For what age and tests is Kindergarten Test Study System (KTSS)
KTSS prepares children ages 4 - 5 for standardized ability tests given as
part of an assessment for placement in gifted and talented kindergarten or first
To meet the varying developmental needs of children this age, KTSS can be
tailored to be somewhat difficult or significantly easier. Children will
learn the same important concepts, regardless of whether they are able to
answer the difficult versions of the questions or whether they require
Is test preparation ethical?
Anyone who is being tested has a right to prepare for, or at
least be informed about, that test. However, anyone who provides
test preparation is responsible for protecting the integrity of that test. To
develop and provide appropriate and ethical test preparation, KTSS was
developed in consultation with members of the ethics committees of The
American Psychological Association and the National Council on Measurement
in Education. Prior to commercial release, KTSS was shared with the
company that publishes the OLSAT® and the WPPSI®
to ensure that these tests
remain secure. These
efforts assure that KTSS doesn’t invalidate a test and create
inflated and spurious test scores.
Why is it important that KTSS follows ethical guidelines?
Adherence to ethical guidelines assures parents that their children will not have been prepared in a
way that's inappropriate. Inappropriate test preparation
occurs when children are given actual test material, or material that is so
purposefully similar to test material, that test results are meaningless.
Test examiners can sometimes detect if a child has been prepared
inappropriately, and computer-scored test protocols can sometimes show
evidence of statistically improbable response patterns. Whether
detected or not, inappropriate test preparation can have unfortunate
How does KTSS encourage children to persist when faced with difficult
Unless children have been familiarized with difficult questions, they
sometimes give random, silly, or hasty answers even if they otherwise could
work through difficult questions and give correct answers. KTSS can be
tailored to be as difficult as is required to give children practice
handling difficult questions. Also, research shows that, for children,
persistence on tests can be increased by the type of feedback an adult gives
a child while they're working through a challenging problem. The typical
things that parents may say to encourage their child (e.g., "that's right,"
"you're doing so well") are okay but they don't encourage persistence. The
adult's script in KTSS is very specific in giving feedback that's been found
to encourage persistence and help children do their best.
Do you make any guarantee about my child's test performance if I use KTSS?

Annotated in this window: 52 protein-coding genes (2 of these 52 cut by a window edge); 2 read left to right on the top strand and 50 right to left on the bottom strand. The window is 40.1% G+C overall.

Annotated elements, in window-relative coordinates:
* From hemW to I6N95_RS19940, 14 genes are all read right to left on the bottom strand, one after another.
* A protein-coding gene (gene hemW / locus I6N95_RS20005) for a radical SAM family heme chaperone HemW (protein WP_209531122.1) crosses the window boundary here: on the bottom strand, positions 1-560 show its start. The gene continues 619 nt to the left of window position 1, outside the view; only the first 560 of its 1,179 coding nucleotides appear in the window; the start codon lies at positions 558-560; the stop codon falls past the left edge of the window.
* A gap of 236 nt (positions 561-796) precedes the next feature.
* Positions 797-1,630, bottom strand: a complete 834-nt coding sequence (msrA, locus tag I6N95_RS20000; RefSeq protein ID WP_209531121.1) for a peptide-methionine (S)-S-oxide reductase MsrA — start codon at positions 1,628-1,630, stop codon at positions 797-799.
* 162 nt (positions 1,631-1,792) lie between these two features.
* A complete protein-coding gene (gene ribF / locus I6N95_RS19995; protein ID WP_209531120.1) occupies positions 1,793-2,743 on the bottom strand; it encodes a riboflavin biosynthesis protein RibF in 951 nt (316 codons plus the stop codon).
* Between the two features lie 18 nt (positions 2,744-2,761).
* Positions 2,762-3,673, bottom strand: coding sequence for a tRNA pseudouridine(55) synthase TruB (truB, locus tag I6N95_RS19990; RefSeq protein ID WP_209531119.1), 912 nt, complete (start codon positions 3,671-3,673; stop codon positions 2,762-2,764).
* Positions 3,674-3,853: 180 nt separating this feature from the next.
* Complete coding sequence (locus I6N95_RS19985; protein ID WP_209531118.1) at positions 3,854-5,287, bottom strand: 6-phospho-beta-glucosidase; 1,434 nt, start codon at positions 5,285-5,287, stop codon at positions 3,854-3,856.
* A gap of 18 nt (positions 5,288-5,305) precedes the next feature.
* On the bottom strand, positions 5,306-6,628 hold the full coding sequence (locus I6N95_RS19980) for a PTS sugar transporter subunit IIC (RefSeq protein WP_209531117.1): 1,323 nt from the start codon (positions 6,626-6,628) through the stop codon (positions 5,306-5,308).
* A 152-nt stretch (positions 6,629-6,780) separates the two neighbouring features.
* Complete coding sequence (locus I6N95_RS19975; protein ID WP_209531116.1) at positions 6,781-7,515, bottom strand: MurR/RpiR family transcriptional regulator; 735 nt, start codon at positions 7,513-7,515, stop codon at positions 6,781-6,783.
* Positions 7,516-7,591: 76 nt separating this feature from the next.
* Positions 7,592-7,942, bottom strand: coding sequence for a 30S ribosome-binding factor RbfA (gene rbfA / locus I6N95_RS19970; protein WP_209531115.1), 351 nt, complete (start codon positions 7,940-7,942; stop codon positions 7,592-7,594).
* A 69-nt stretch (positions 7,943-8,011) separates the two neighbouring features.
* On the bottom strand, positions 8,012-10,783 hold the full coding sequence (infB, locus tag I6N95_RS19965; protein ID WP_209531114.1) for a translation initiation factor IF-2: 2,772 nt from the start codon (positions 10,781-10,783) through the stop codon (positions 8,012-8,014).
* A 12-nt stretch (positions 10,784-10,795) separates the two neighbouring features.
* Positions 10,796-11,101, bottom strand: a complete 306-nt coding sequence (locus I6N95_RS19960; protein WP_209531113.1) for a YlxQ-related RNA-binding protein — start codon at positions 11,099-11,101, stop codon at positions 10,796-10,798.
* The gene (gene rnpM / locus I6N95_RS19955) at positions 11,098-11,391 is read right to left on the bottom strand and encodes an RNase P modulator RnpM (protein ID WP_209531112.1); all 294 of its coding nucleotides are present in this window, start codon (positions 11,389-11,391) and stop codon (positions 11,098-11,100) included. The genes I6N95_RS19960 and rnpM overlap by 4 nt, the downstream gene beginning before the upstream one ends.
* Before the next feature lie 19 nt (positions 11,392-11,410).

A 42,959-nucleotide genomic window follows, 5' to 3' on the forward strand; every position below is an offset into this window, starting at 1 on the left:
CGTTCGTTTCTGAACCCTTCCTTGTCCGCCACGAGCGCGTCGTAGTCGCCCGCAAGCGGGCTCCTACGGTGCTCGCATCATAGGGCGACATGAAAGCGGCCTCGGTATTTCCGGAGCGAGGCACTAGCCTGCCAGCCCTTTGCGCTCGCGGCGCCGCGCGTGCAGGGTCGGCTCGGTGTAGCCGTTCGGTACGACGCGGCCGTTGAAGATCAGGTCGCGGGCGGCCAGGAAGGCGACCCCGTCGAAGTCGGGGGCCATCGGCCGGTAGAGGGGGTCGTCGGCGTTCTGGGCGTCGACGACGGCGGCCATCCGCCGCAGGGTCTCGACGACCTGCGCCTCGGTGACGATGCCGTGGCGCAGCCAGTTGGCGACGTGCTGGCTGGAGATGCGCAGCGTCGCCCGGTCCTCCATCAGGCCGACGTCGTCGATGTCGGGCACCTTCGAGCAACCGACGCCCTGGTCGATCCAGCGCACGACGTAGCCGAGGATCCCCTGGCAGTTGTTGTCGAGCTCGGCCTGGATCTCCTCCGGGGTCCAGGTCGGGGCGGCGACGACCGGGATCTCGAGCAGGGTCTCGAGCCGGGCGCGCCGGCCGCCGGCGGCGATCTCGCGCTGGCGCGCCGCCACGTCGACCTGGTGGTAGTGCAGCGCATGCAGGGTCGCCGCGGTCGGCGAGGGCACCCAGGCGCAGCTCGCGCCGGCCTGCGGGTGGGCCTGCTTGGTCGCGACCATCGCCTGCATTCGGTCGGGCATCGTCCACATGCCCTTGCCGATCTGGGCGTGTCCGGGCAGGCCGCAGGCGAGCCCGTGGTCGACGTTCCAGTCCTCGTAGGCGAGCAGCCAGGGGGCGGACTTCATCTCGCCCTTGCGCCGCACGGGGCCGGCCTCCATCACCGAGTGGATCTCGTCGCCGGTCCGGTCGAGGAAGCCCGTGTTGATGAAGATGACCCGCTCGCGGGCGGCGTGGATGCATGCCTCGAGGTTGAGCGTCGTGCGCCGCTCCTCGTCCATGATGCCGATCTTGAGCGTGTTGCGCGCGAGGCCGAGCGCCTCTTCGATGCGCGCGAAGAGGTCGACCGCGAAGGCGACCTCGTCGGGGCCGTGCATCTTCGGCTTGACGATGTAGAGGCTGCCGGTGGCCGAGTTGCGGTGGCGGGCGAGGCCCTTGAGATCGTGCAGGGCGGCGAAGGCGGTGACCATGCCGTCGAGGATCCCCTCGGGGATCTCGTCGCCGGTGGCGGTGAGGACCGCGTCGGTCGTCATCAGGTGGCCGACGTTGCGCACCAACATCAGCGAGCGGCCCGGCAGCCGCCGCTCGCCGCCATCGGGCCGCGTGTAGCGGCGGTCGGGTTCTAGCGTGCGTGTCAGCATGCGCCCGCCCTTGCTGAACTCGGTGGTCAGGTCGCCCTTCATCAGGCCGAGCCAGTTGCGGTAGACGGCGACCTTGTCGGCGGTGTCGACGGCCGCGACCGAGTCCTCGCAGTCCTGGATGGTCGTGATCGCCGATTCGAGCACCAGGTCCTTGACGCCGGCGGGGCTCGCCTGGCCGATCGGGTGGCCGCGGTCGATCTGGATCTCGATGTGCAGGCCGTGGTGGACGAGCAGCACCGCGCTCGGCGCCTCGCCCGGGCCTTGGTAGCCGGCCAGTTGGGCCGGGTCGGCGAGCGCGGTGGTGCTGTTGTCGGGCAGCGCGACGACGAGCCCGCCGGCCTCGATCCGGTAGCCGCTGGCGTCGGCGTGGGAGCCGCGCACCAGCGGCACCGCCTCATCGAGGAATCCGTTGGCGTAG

The truth about test preparation-- all test preparation-- is that there’s no
worthwhile evidence that it can significantly “get results,” or “gets kids
in” to programs (Wall Street Journal, 5/20/09). Making
these claims is inherently misleading because it’s difficult to collect
What test preparation can do, if it’s done right, is overcome barriers that
can prevent children from doing their best on a test. In
other words, you can think
of test preparation as practice that can rid your child of impediments that
can mask his or her true ability.
Is it necessary to prepare my child for testing?
No. Without any preparation a child can perform extremely well. Test
preparation is not necessary, but it may be useful. KTSS can prevent
children from being held back from giving their best performance due to lack
of familiarity with key
critical thinking skills or
due to lack of persistence when confronting difficult material. Although
preparation may be useful, no amount of appropriate test preparation will make a child with
average-range ability appear to have superior ability.
How accurate are tests for kids this age anyway?
Kids this age are not prime candidates for ability testing. Although
testing can help identify some bright young children who may benefit from
accelerated academic programs, cognition is still in development and test
results are to be taken with a grain of salt. In fact, descriptions of
the childhoods of Albert Einstein and Winston Churchill suggest that they
would have done poorly on such testing, and wouldn't have done well in any
sort of accelerated academic program in their younger years. If your
child doesn't do well on this test, it may leave you with some practical
problems of where to go to school next year, but just know that your child
is in very good company.
When is the best time to start using KTSS to prepare for testing?
It's usually good to start 3-8 weeks prior to the test date. Most
children benefit from short periods of practice, usually about 15 minutes,
that spans a few weeks.
Does my child need to be able to read to be tested?
No. Reading ability is not assumed or required for the versions of the tests
that are used to assess children entering kindergarten and first grade.
Similarly, KTSS assumes no reading ability.
Is my child at a disadvantage if he is a "young 4" (e.g., will turn 4 in
December) when compared with "older 4's" (e.g., turned 4 last January and
soon will be turning 5)?
This is an understandable concern, because at this age, a year can make a
big difference in a child's cognitive development. However, standardized
tests administered to young children have extensive
normative data, and the normative groups are based on age in MONTHS, not
years. A child who is 4 years and 0 months can be placed in a different
normative group than a child who is 4 years and 11 months. In other words,
children are compared with others who are very close in age.
Because children of different ages with different levels of cognitive
development prepare for these tests, KTSS can be tailored to meet the needs
of children in varying stages of cognitive development.